When Julián Castro was growing up in San Antonio, he benefited from educational opportunities provided to him by the public school system. Later, when he and his twin brother Joaquín were accepted to Stanford University, they were able to afford the cost of tuition with Pell and Perkins Grants.
Yet, the federal and state programs that helped Castro ultimately earn a law degree from Harvard Law School and go on to become the mayor of San Antonio and the head of the Department of Housing and Urban Development (HUD) may be at risk in today’s political climate, he told a crowd of student affairs professionals at the Student Affairs Professionals in Higher Education (NASPA) conference in San Antonio on Tuesday.
“The political climate that we’re in is one that is giving short shrift to education in general, and budget-wise, may well take an axe to a lot of domestic programs, including to higher education and research programs that are vital for the future prosperity of the United States,” Castro said.
The Trump administration is set to release its proposed budget in the coming days, which is expected to seek to increase defense spending by $54 billion. That $54 billion would most likely come at the expense of domestic programs, including higher education, Castro said, affecting research conducted at universities and loan and grant programs that help students pay for college.
Castro was frank about the challenges ahead in the current political landscape.
“The few words that come to mind when I think about what we face today are volatility, uncertainty, division, and gridlock,” Castro said. “I think that’s more pointed today, but I also think we’ve been dealing with it for a few years, and it’s been getting worse and worse.”
Given the current climate, higher education leaders have a responsibility to speak up for the institutions, Castro said, counseling conference attendees to not underestimate the value of a phone call or letter to elected officials. He also pointed out that the majority of elected officials — and their staffers — attended a college or university, meaning that institutions have a direct, personal link to the Capitol.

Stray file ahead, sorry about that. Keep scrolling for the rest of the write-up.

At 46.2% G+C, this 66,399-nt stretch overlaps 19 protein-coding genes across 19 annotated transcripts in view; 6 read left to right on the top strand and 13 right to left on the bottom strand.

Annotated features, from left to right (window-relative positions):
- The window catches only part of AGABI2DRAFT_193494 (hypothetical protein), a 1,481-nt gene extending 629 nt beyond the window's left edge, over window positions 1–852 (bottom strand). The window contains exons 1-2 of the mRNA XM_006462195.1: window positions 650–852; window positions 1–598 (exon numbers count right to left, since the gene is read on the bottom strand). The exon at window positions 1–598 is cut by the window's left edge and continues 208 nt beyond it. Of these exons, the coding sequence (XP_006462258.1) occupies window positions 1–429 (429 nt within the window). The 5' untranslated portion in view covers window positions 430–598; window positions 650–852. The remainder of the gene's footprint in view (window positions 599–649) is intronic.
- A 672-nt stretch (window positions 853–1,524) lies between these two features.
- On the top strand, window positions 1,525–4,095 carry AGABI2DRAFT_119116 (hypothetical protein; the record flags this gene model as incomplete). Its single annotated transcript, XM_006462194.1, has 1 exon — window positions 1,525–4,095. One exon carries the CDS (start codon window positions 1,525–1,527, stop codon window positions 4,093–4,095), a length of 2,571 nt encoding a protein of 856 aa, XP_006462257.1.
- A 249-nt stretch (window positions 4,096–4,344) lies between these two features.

“I’m convinced that higher education needs to step up,” Castro said. “All of you have a role to play in influencing the perception of what is important and of value of the higher education experience in Washington, D.C.”
Beyond advocating for themselves, universities also have a role to play in connecting individuals within a nation that appears to be increasingly polarized, Castro said. As the nation splits off into distinct camps based on political ideology, universities are one of the remaining places where diverse communities can connect with each other.
“The university experience is often, for many folks, the first time that they have the chance to expose themselves to people who have different opinions and are from different places and different cultures,” Castro said.
His own experience growing up is an example of this, he said. Castro attended a high school that he estimates was 85 to 90 percent Mexican American. His experience is not unique. In some areas of the country, school segregation is on the rise, even as the nation becomes more racially diverse, according to a 2016 report from the Government Accountability Office.
“We’re sorted out too often, and because of that, we have limited experiences with people who are different from us,” Castro said.
That makes the role of colleges and universities all the more important. “Now is an especially important time to use your resources and programming to bring people of different backgrounds together,” he said.
Castro was the mayor of San Antonio until 2014, when he was asked to serve as the HUD Secretary under President Obama. He has said that he does not plan to run for office in 2018, but is leaving his options open for subsequent election cycles, a position he reiterated on Tuesday morning.
Staff writer Catherine Morris can be reached at email@example.com.